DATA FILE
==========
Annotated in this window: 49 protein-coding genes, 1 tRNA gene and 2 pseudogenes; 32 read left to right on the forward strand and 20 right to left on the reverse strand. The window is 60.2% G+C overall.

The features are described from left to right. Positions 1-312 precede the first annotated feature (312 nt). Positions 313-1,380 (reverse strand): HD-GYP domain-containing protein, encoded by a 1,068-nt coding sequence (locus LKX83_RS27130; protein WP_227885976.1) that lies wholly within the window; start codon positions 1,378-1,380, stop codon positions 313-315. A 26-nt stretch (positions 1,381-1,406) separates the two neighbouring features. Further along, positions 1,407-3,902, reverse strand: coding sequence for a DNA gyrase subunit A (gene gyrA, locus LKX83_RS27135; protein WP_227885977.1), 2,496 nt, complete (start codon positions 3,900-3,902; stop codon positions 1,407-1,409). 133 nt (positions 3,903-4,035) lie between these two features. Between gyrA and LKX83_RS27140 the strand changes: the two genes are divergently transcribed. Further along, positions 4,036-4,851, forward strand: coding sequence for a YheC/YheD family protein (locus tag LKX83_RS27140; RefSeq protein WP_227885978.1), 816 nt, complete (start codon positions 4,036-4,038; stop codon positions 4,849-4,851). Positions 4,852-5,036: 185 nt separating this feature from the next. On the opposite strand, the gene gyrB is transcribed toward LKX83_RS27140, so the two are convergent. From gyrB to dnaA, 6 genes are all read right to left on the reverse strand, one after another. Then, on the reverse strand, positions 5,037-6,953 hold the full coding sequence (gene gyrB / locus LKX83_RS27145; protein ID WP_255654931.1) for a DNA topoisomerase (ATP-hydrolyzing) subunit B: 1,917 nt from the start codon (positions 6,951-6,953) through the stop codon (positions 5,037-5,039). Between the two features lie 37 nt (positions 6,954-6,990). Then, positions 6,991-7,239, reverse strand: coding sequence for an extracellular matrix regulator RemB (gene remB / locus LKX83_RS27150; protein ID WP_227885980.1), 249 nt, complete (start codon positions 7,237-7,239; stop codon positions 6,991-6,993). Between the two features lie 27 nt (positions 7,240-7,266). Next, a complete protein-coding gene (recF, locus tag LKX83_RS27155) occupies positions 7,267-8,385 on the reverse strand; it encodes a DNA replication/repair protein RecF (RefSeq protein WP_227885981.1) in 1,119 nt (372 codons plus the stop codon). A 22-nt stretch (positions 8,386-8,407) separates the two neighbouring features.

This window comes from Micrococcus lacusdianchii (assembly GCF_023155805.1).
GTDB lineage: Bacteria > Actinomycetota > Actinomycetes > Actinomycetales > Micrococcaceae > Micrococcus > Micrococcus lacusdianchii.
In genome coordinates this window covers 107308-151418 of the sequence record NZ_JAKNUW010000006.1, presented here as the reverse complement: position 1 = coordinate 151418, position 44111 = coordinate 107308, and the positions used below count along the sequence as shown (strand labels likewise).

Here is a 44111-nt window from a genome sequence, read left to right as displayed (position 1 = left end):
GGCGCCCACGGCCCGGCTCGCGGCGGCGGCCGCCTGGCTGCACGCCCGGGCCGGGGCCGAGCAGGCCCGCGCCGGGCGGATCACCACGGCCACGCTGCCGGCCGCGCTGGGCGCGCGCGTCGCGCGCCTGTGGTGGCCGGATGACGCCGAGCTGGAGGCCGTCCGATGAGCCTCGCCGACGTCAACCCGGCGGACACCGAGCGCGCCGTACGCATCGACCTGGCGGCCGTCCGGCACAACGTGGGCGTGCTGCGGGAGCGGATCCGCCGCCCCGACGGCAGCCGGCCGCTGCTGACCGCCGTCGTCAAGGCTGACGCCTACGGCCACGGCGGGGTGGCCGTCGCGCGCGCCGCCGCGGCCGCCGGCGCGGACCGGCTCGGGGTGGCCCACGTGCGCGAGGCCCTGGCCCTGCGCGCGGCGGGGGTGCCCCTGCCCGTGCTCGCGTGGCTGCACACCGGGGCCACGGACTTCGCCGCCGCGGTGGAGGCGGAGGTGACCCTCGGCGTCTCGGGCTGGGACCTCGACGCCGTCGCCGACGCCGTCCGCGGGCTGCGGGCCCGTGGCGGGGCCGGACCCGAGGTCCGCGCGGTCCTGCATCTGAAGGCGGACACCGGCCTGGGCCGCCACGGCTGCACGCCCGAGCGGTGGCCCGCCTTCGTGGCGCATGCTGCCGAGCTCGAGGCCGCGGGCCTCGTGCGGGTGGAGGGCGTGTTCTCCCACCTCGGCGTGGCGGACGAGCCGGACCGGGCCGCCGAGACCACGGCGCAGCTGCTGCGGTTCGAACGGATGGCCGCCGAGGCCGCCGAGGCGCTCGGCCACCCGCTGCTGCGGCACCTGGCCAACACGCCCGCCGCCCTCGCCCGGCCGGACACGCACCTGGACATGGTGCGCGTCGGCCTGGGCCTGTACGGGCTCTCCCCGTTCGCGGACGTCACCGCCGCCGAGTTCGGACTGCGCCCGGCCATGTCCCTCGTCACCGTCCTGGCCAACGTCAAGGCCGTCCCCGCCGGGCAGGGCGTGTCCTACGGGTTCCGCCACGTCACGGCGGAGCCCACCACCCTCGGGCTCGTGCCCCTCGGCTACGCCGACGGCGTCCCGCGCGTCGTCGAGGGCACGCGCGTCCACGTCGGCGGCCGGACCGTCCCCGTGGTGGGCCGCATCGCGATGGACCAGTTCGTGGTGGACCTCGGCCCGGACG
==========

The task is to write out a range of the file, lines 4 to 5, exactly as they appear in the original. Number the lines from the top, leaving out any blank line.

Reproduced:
GTDB lineage: Bacteria > Actinomycetota > Actinomycetes > Actinomycetales > Micrococcaceae > Micrococcus > Micrococcus lacusdianchii.
In genome coordinates this window covers 107308-151418 of the sequence record NZ_JAKNUW010000006.1, presented here as the reverse complement: position 1 = coordinate 151418, position 44111 = coordinate 107308, and the positions used below count along the sequence as shown (strand labels likewise).